Corrections defends safety record after guard's death
Department of Corrections bosses say staff safety is paramount following criticisms made in the wake of the death of prison officer Jason Palmer.
Mr Palmer, 33, died in Middlemore Hospital after being punched by an inmate at Springhill Prison at Hampton Downs, about 65km south of Auckland.
Police said the inmate had been charged with assault and further charges were expected to be laid.
Mr Palmer had been a prison officer since November last year. He was born in South Carolina and had lived in New Zealand for the past eight years. He was married with two children aged five and two.
Department of Corrections chief executive Barry Matthews said it appeared Mr Palmer was punched shortly after he and two other prison guards opened the inmate's cell.
He fell back and hit his head on the floor as the other two guards restrained the prisoner.
Mr Matthews said although there had not yet been an autopsy, it appeared a combination of the punch and the striking of his head on the floor caused Mr Palmer's fatal injuries.
The attack prompted calls from the Corrections Association demanding armour and weapons. Association president Beven Hanlon said police dealt with the same people but were much better protected, with equipment including dogs, stab-proof vests and Tasers.
But Mr Matthews said he believed the department took the security of its staff very seriously but there was always a risk given that the prisons were full of violent people.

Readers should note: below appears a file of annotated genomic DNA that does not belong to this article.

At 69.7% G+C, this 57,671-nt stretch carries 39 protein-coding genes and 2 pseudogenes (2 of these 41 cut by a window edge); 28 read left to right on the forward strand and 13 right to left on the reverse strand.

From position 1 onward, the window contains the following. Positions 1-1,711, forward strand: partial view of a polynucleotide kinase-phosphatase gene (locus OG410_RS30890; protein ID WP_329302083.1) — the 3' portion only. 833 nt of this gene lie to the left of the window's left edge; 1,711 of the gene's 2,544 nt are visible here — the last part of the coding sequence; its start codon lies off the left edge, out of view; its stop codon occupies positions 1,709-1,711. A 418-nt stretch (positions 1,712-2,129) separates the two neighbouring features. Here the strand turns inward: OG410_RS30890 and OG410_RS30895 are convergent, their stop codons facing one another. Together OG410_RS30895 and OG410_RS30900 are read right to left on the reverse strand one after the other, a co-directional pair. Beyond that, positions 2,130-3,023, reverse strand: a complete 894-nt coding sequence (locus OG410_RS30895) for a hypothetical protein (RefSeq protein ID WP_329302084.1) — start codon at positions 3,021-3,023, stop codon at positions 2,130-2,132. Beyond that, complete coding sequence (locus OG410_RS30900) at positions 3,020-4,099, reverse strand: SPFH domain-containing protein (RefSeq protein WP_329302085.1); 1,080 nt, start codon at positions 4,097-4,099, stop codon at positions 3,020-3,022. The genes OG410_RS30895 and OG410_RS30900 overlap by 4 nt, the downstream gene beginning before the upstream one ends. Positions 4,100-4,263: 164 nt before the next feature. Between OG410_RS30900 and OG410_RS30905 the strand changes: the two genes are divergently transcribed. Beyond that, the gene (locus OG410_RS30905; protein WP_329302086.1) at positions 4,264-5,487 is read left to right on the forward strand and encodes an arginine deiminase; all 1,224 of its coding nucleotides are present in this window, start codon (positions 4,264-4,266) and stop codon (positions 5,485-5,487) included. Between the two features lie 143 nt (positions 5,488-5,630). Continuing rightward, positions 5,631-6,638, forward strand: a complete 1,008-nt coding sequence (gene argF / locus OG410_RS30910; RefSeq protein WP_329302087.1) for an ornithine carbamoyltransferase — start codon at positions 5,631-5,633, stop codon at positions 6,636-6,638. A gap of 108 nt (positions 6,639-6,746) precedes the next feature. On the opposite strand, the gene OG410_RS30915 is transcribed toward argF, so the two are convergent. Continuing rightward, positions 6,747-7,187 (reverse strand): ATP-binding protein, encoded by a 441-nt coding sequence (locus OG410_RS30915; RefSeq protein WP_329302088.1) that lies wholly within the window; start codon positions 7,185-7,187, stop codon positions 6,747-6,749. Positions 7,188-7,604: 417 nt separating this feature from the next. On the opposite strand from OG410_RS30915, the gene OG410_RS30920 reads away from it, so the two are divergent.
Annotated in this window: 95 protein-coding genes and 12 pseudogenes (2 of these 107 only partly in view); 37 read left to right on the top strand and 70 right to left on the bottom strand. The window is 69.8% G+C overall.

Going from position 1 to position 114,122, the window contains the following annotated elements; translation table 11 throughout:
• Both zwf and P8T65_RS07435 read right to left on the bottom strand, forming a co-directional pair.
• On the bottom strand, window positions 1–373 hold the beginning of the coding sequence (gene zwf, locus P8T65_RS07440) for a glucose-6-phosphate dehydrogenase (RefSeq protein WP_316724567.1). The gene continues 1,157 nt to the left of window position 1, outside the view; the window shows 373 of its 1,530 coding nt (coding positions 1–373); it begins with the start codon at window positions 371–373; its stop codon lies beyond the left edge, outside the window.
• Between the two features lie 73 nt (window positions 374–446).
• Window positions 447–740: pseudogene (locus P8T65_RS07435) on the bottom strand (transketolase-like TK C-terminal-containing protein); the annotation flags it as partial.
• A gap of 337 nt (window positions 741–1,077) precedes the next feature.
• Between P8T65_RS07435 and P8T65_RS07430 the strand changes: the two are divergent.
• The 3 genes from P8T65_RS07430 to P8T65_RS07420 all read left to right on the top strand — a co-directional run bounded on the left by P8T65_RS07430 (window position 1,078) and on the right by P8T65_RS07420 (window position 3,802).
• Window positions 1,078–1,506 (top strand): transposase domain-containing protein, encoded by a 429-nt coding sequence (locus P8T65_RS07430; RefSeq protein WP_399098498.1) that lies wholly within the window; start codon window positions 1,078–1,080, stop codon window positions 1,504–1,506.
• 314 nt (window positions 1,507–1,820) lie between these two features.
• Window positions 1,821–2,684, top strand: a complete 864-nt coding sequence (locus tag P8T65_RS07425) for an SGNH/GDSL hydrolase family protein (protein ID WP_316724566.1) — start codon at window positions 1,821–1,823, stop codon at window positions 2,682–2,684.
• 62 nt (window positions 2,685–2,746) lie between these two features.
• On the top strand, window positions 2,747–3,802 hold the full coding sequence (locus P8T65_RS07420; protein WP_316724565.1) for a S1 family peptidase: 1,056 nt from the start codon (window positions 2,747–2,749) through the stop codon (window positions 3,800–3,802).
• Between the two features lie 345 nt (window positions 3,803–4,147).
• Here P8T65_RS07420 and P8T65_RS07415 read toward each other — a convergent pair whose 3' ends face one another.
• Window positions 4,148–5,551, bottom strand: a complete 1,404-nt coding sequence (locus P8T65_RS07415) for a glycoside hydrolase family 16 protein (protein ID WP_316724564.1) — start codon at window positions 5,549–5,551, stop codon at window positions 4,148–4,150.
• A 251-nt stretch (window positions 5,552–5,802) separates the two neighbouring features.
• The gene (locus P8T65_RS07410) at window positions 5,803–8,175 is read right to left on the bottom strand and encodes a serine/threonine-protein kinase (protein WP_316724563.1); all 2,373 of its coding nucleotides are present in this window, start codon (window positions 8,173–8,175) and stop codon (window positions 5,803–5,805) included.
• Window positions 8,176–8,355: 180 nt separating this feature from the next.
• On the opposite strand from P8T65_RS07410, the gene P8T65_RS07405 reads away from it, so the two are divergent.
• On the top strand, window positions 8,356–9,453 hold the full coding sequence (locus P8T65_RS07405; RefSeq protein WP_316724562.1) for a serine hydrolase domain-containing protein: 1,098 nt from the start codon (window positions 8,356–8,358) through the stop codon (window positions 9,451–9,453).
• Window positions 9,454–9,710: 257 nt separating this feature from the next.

"We've had a staff safety programme to actually improve safety. We've increased the equipment, we've put a lot of effort into training," he said at the prison today.
"But at the end of it there's always been that potential risk that somebody just impulsively attacks an officer."
Mr Matthews said there was nothing to indicate that what the officers did was anything other than proper procedure.
Corrections Minister Judith Collins said it was the saddest day in the department's history as she was unaware of any other prison guards having died on duty.
She said she did not wish to comment on criticisms of the general safety of the staff made today by the Corrections Association while investigations were under way.
The inmate will appear in Hamilton District Court tomorrow.
Detective Inspector Lance Burdett, of Waikato CIB, said a post-mortem examination would be held in Auckland tomorrow.
Mr Palmer's death had been reported to the Waikato Coroner.
Labour law and order spokesperson Clayton Cosgrove today extended his and the Labour Party's condolences to the family and friends of Mr Palmer.
"Corrections officers work with some of New Zealand's most violent criminals ensuring that these people are kept safely away from our communities. They do a necessary and often unpleasant job and they do it well," Mr Cosgrove said.
"In the coming weeks there will be many questions that need to be answered."
Mr Cosgrove said Ms Collins should engage "openly and honestly with the family, the public and corrections organisations to ensure that this incident is fully investigated".